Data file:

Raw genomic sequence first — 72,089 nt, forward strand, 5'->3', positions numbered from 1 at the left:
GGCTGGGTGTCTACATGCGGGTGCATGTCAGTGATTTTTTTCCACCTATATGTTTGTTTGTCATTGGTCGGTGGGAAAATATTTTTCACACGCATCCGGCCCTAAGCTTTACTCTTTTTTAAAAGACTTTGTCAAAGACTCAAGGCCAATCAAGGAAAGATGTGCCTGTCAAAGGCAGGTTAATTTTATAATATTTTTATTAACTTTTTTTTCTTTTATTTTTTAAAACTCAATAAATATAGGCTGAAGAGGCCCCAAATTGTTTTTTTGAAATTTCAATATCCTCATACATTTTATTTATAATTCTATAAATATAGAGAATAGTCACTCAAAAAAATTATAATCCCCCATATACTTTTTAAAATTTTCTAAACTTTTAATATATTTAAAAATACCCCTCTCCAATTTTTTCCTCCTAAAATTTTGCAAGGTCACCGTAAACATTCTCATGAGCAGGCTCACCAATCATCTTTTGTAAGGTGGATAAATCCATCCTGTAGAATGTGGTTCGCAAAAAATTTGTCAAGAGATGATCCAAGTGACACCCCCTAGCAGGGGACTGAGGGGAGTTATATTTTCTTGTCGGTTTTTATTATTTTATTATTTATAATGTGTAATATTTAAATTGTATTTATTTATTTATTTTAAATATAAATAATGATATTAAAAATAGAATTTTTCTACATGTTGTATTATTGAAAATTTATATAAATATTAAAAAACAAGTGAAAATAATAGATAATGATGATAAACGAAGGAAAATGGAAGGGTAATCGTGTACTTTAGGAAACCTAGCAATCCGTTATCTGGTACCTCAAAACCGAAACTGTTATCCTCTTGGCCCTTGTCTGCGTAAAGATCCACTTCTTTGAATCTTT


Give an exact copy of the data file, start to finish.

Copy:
Raw genomic sequence first — 72,089 nt, forward strand, 5'->3', positions numbered from 1 at the left:
GGCTGGGTGTCTACATGCGGGTGCATGTCAGTGATTTTTTTCCACCTATATGTTTGTTTGTCATTGGTCGGTGGGAAAATATTTTTCACACGCATCCGGCCCTAAGCTTTACTCTTTTTTAAAAGACTTTGTCAAAGACTCAAGGCCAATCAAGGAAAGATGTGCCTGTCAAAGGCAGGTTAATTTTATAATATTTTTATTAACTTTTTTTTCTTTTATTTTTTAAAACTCAATAAATATAGGCTGAAGAGGCCCCAAATTGTTTTTTTGAAATTTCAATATCCTCATACATTTTATTTATAATTCTATAAATATAGAGAATAGTCACTCAAAAAAATTATAATCCCCCATATACTTTTTAAAATTTTCTAAACTTTTAATATATTTAAAAATACCCCTCTCCAATTTTTTCCTCCTAAAATTTTGCAAGGTCACCGTAAACATTCTCATGAGCAGGCTCACCAATCATCTTTTGTAAGGTGGATAAATCCATCCTGTAGAATGTGGTTCGCAAAAAATTTGTCAAGAGATGATCCAAGTGACACCCCCTAGCAGGGGACTGAGGGGAGTTATATTTTCTTGTCGGTTTTTATTATTTTATTATTTATAATGTGTAATATTTAAATTGTATTTATTTATTTATTTTAAATATAAATAATGATATTAAAAATAGAATTTTTCTACATGTTGTATTATTGAAAATTTATATAAATATTAAAAAACAAGTGAAAATAATAGATAATGATGATAAACGAAGGAAAATGGAAGGGTAATCGTGTACTTTAGGAAACCTAGCAATCCGTTATCTGGTACCTCAAAACCGAAACTGTTATCCTCTTGGCCCTTGTCTGCGTAAAGATCCACTTCTTTGAATCTTT